Unemployment projected to drop to 5.2 percent in August and reach 4.7 percent by year’s end

This post discusses my monthly update of the Barnichon-Nekarda model.  For an introduction to the basic concepts used in this post, read my introductory post (Full details are available here.) 

In July, the unemployment rate stayed constant at 5.3 percent, while the model anticipated a 10 basis points decline. The difference comes mainly from rounding at the one digit level: the July unemployment rate was actually 5.26 percent at the two-digit level, which is close to the 5.22 percent anticipated by the model last month but which rounds to 5.3 percent at the one-digit level. Consequently, the contour of the forecast remains unchanged, and the model shows unemployment should decline steadily over the coming months, predicting a jobless rate of 5.2 percent for August, then reaching 4.7 percent by the end of the year.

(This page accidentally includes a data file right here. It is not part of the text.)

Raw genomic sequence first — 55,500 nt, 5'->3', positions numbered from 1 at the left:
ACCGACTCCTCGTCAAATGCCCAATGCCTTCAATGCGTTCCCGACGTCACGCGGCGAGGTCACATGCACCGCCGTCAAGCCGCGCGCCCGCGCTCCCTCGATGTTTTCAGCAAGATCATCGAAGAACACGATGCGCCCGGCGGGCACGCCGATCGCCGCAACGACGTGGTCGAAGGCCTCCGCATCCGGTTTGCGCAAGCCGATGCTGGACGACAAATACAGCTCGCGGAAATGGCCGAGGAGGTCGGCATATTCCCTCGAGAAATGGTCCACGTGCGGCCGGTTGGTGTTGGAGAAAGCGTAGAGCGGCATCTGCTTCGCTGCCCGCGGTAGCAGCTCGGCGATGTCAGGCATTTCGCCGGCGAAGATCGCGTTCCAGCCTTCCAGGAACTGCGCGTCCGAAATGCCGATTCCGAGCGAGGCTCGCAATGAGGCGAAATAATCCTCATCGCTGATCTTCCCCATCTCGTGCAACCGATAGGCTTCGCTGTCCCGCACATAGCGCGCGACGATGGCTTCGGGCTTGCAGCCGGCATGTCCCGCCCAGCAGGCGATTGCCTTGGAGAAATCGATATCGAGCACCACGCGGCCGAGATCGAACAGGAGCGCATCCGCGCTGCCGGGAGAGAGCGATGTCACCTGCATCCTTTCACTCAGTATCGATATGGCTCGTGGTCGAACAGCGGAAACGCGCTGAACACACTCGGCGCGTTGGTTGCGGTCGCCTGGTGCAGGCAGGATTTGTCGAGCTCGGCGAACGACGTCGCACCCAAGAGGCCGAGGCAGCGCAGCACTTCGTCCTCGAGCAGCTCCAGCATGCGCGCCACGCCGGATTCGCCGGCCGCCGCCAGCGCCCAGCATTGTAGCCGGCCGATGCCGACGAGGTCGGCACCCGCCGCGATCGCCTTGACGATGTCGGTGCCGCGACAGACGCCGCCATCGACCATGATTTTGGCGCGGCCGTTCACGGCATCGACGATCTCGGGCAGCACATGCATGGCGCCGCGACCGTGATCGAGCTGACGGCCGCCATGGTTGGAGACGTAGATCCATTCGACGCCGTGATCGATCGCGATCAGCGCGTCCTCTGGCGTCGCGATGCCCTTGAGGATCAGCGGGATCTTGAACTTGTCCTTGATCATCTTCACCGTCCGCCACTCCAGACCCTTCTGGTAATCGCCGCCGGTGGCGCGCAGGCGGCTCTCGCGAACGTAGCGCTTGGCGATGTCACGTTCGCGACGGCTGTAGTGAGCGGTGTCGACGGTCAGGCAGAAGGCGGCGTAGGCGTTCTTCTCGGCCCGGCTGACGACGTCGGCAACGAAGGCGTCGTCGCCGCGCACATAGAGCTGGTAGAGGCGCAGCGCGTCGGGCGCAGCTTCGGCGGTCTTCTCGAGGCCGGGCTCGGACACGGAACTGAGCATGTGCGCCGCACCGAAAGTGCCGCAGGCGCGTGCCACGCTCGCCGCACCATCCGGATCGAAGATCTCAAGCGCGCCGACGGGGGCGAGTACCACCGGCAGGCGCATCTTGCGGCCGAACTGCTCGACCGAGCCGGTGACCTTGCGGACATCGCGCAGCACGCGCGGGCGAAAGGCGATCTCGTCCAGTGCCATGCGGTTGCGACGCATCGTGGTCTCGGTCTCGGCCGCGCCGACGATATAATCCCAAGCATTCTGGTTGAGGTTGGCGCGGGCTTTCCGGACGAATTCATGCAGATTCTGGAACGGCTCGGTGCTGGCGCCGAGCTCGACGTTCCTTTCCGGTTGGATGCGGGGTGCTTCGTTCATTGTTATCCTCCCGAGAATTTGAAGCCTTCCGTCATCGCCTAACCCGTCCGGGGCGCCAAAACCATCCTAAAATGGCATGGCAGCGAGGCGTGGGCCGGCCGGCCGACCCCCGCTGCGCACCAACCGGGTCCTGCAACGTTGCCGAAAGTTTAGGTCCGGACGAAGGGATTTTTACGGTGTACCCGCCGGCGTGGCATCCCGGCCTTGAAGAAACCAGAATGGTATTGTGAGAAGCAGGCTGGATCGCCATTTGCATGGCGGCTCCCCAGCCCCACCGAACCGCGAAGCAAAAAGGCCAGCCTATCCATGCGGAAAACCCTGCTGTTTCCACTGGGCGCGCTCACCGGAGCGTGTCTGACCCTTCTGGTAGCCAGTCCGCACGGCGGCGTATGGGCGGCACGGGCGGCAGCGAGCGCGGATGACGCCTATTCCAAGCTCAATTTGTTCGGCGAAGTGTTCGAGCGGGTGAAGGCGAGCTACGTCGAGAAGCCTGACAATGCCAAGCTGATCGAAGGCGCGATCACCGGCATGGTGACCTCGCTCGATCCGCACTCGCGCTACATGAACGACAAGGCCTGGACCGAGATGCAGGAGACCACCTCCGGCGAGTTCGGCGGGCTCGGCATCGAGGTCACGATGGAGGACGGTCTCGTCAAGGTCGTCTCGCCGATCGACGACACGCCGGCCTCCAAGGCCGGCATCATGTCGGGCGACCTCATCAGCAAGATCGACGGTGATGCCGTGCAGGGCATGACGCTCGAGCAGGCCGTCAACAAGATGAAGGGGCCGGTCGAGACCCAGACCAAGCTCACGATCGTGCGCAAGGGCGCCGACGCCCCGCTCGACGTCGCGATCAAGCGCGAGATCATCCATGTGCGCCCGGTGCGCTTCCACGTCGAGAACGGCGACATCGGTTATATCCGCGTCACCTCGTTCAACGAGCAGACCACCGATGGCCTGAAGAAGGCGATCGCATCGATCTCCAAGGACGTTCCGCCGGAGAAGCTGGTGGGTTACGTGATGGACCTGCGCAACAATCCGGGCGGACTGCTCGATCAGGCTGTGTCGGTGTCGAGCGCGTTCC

The model’s forecast can be understood by looking at the projected behavior of the “steady-state” unemployment rate — the rate of unemployment implied by the underlying labor force flows (the blue line in figure 2) — stands currently at4.9 percent, 0.4 percentage points lower than the actual unemployment rate. Our research shows that the actual unemployment rate converges toward this steady state. With the steady-state unemployment rate lower than the actual rate, this “steady-state convergence dynamic” will push the unemployment rate down strongly, implying a steady decline in unemployment going forward.


To forecast the behavior of steady-state unemployment, the model propagates forward its best estimate of how the flows in and out of unemployment will evolve over time. Following months of good news on the job openings front, the model anticipates strong growth in the job finding rate (U to E) over the next few months (figure 4), which will push down the steady-state unemployment rate, and will lead to a steady decline in the unemployment rate over the next 6 months.




To read more about the underlying model and the evidence that it outperforms other unemployment rate forecasts, see Barnichon and Nekarda (2012).